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Difference between LBP and LBPH

asked 2017-06-18 11:09:39 -0500

Kelvin gravatar image

Is there a difference between Local Binary Patterns (LBP) and Local Binary Patterns Histograms (LBPH) or is it the same thing?

I'm just a little confused because in the documentation it appears sometimes as LBP and other times as LBPH.

Note: this is just a conceptual doubt.

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answered 2017-06-18 14:31:54 -0500

ThorbjornSomod gravatar image

updated 2017-06-18 14:35:04 -0500

The difference between a LBP and a LBPH is that a LBP refers to the specific binary code that you get from using the LBP operator on a given pixel in a grayscale image, while the LBPH is a histogram representing the number of occurances for each binary code for a given image patch. The basic LBP operator works as follows:

For a given pixel p of a binary image patch check the n pixels in a radius r around p in a clockwise or counter-clockwise manner. If a pixel around p has a higher intensity than p that pixel is denoted as a 1, if not a 0. For a pixel p with n = 8 and r = 1 this results in a 8 bit binary code (LBP), for example 10101011. This code is then translated to a decimal value, 171 in our example, which gets assigned to p. This is then done for the whole image patch and the occurance of each decimal value is counted. The number of occurances result in the LBPH.

Hope this helps to clarify the issue :)

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Thank you so much @ThorbjornSomod. Then, the LBP operation represents the operation that calculates a new decimal value for a specific pixel based on its neighbors (as you described) and the LBPH just measures the occurrence of each decimal value (after applying the LBP operation) creating a histogram. If I understood correctly the histogram is used to decrease the data dimension, is that correct?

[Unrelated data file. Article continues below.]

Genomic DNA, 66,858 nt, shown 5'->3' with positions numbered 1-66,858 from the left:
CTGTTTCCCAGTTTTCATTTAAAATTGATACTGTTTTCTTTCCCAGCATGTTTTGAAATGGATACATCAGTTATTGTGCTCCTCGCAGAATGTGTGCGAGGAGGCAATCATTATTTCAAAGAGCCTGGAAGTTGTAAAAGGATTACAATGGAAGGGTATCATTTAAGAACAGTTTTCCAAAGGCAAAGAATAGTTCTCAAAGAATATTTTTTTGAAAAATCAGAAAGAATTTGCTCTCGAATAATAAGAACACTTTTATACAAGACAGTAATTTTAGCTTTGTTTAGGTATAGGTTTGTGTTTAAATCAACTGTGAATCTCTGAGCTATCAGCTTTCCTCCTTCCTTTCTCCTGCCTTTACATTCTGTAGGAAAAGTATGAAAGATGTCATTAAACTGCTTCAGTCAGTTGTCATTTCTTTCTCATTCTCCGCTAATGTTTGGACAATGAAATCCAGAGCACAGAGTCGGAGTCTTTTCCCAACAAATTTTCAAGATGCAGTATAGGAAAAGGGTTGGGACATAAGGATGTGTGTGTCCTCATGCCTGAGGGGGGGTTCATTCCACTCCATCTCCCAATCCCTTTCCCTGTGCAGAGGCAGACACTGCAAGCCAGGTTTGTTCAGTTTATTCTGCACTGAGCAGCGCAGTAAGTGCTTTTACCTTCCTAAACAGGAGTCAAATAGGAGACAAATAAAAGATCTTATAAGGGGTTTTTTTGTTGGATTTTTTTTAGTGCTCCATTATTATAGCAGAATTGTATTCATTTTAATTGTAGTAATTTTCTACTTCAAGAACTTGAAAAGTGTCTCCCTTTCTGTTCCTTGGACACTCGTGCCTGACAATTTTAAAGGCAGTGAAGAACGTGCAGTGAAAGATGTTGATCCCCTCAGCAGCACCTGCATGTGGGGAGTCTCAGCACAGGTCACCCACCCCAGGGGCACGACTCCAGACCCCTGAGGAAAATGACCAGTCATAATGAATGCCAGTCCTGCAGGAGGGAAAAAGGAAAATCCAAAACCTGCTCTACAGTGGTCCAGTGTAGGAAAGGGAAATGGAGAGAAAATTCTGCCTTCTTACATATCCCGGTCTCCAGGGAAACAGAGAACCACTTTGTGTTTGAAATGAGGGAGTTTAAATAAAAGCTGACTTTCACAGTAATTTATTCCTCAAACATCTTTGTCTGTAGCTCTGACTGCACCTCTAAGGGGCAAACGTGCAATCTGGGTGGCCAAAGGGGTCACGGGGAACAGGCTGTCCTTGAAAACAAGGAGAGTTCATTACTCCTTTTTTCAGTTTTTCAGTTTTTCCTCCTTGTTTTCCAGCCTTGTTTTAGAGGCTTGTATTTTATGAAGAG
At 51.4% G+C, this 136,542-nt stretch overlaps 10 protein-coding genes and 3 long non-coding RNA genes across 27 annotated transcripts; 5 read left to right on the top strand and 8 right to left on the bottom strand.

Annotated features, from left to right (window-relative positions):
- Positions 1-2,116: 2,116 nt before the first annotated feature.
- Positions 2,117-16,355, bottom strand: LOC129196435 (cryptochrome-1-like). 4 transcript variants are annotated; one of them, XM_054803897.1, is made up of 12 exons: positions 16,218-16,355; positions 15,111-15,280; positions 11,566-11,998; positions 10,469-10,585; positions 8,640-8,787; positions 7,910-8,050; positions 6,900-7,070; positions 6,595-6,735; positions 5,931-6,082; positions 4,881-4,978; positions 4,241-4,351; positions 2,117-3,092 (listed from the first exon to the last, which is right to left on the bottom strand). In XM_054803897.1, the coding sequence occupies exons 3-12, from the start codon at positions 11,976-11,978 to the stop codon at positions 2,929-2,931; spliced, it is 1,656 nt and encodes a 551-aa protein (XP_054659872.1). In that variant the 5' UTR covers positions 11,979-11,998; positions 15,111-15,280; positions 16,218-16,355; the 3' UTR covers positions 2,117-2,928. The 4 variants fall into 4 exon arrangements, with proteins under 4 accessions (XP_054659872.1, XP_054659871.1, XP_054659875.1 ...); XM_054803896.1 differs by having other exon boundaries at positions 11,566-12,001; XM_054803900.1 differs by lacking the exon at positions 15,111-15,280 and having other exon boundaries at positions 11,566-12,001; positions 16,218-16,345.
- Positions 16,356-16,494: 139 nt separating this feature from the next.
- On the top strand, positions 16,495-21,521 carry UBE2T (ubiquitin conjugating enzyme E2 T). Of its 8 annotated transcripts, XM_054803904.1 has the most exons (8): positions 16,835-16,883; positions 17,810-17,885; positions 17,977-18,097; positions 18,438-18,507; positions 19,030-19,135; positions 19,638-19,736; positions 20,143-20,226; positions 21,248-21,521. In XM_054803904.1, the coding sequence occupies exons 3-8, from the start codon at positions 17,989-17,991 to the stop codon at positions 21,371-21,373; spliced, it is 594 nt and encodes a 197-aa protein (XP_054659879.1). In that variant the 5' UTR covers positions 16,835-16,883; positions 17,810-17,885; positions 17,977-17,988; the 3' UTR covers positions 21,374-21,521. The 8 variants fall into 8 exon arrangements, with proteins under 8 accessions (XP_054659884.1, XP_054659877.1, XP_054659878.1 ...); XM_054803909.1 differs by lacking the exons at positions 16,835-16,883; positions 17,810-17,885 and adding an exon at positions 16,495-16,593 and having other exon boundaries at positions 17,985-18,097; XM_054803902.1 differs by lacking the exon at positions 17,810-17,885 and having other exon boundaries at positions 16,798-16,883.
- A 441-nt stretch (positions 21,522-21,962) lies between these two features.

For example:

Thinking of a grayscale image after applying the LBP we can get the following pixels:

pixels: 20, 20, 12, 15, 20, 12, 15, 13, 20, 12, ...

Applying the histogram approach we can get:

pixels: 12, 13, 15, 20, ...
occurrence: 3, 1, 2, 4, ...
Kelvin gravatar imageKelvin ( 2017-06-18 21:01:14 -0500 )edit

Yes that is correct :) The histograms that you retrieve are commonly used as the feature vectors when doing classification. So, when using the ordinary LBP operator, the histogram of a 8 bit grayscale image describes the occurrence of each of the 256 grayscale values after converting to LBP form. This can then be described as a vector of 256 elements. However, it is not common to use the ordinary LBP operator because of it's large dimension. I would look into uniform local binary patterns for a start (LBP-U2). This operator reduces the dimension from 256 -> 59 without harming the accuracy notably. Good luck!

ThorbjornSomod gravatar imageThorbjornSomod ( 2017-06-19 03:28:25 -0500 )edit

@Kelvin, yes, absolutely correct. the point is, that you can compare the occurrence based histograms with L2 distance (those are real numbers), but not so with the lbp images (the pixels there are "bitstrings", binary.

berak gravatar imageberak ( 2017-06-19 03:30:58 -0500 )edit

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Asked: 2017-06-18 11:09:39 -0500

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Last updated: Jun 18 '17